The Neighbor: Gliese 581c
Midday, Muspell Scablands, Gliese 581c (Planet Ymir)
A bloated sun hangs at high noon above a worn rockscape. Dark blemishes twist gradually across the sun's face, coiling out messages in magnetic ink like the handwriting of Apollo. Sunspots recede toward the solar east limb at unnatural speed, while similar blemishes rotate into view in the solar west, both clearly defining the sun as a sphere. The dark magnetic storms dot the sun's face like islands in some vast solar ocean of blood. The sunlit sky is a brilliant crimson at zenith, shading to a lurid claret horizon, the whole unmarked by a single cloud. A tiny amber coin slides out of the western solar limb, its shape rippling in the brutal atmospheric heat. In hours the disk is at half phase, already doubled in apparent size. In a few more hours it is a large crescent, then a wide black circle crossing the sun like a vast pupil from west to east. Electric arcs wind across the planet's outer face, stitches of incandescent sodium ten thousand kilometers long. In hours the nearby world will disappear once again, orbiting east behind the sun.Artist's impression of the planetary system in Gliese 581 (Credit: European Southern Observatory)
Below the gleaming sky is a dazzling, shadowless plain of rhyolite sand and lumpy granite cliffs. Fluted ventifacts decorate the rocky terrain. There are perched boulders shaped like gigantic horizontal teardrops, their scalloped ridges sweeping artfully toward leeward knife edges. Weird arches penetrate the beige granite, themselves pocked with thousands of meter-sized hollows once occupied by white feldspar blocks that weathered away to dust long ago. No birds nest in the sheltering hollows. No lizards burrow in the ashen sand. No sturdy lichens encroach the sunburnt cobbles. The scablands are lifeless.
And yet, nothing is still. A constant gale bellows across the beaten plateau. The heavy wind scrubs rock into sand, sand into dust, and dust into the burgundy horizon. Pounding updrafts howl constantly from the deeper canyons, driven by the endless noon heat, sending hot dry air into the stratosphere and out in all directions from the noon pole. The brutal gusts grind steadily at the granite hills, ablating the massif with fifteen atmospheres of carbon dioxide and nitrogen shrieking at three hundred kilometers per hour. Not a breathe of oxygen freshens the searing air, and there is only the thinnest trace of water vapor. Farther from the pole deep shadowed canyons hide briny lakes and bitter acid springs, but no moisture can survive the shadeless glare of the polar noon.
A low rumble travels from over the horizon. Mount Surtur, at 2,300 meters the tallest rocky peak on the planet, vents a burst of sulfur dioxide and water vapor into the barren hyperbaric winds. Mountains are modest on this world. Twice the gravity of Earth makes for a subdued topography. Volcanoes are commonplace, despite the planet's miserly portion of iron and heavy metals. A small core provides for only the weakest of geomagnetic fields, but what this world's mantle lacks in uranium heat is amply compensated for by its insulating bulk - five Earth masses - and generous supply of warm, radioactive potassium to drive mantle convection.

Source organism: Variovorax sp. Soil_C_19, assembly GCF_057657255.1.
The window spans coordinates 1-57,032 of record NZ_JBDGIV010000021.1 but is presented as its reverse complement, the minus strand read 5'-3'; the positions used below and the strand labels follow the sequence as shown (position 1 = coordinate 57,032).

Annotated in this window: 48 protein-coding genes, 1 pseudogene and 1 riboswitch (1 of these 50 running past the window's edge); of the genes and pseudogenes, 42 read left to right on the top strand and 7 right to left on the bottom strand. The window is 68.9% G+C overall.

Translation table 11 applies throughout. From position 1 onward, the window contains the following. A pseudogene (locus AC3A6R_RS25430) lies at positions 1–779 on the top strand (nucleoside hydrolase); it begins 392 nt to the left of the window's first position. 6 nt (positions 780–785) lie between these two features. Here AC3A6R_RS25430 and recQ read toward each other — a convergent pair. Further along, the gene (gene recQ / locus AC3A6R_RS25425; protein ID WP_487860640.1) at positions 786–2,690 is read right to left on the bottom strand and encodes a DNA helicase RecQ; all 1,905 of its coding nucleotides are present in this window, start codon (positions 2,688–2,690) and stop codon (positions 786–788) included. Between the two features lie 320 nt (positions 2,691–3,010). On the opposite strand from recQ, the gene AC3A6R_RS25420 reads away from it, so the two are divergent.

Time passes, and midday persists. The sun never moves in the ruby sky. Beneath the sculpted rock arches, permanent shadows form a fixed patchwork of light and murk. Slowly, almost imperceptibly, the shadows deepen. The ruby glare intensifies. This sun is a variable star, intermittently doubling in brightness, and doubling again, before eventually dimming back to its normal sullen glow. The cycles are random, and are the only seasons known to this massive, tidally-locked world.
As the torrent of solar photons reaches its peak, fresh waves of heat coil through the air. A diorite boulder shatters with a deafening report as its upper side expands in the quadrupled heat faster than its underside. Thermal drafts blaze skyward with renewed intensity, creating a vacuum pull. Cooler air masses rush in from the high latitudes, carrying dark cyclones thousands of kilometers wide to spiral in toward the noon pole, veering and skittering like droplets on a stove. Most of these storms evaporate before they reach the sunlit polar highlands. But today is special. One powerful cyclone, the first in many sun-cycles, has momentum enough to touch the pole before burning away. Its hurricane winds power across the hillsides, lifting sand and gravel that weigh twice what they would on Earth. The humid vortex lashes across the plateau, through arches, over ventifact cliffs, bringing rare moisture to work eroding alchemy on the parched minerals. A rippling staccato blast echoes over the dead scablands. Like bullets from the gods, billions of heavy drops impact the parched rock and flash instantly to steam. It is a rainstorm, the first and last in an epoch. Springtime has come to the sunward pole.
Midnight, Niflheim Expanse, Gliese 581c (Planet Ymir)
A spinning vault of stars glimmers above crystalline peaks. The constellations wheel across the heavens in a vertiginous rush. A lone azure world coasts silently through the sky, at times large enough that its banded disk is plain, if there were eyes here to see it. Thin frozen clouds stream through the night sky at supernal speed, thinning further as they reach the midnight pole and dissolve into hurtling snow. Flakes like diamond caltrops impact the glaciers at lacerating velocity, forming squalls of snow that pound the icy heights. A chaotic vista of sundered glacial peaks recedes into the foggy distance. Toward the horizon in all directions, dark cloudbanks scud through the gelid night, spiraling toward the midnight pole and shedding weight on their approach. The polar mountains are composed entirely of ice, accumulated age upon age, building in weight and height with each new squall. Forty kilometers thick and eight thousand kilometers across, the polar cap buckles bedrock down to the mantle, where geothermal warmth lubricates the ice with meltwater. Hundreds of darkling lakes perforate the belly of the ice continent, deep saline lenses sealed below the frigid crust, some as large as seas. All are sterile and still.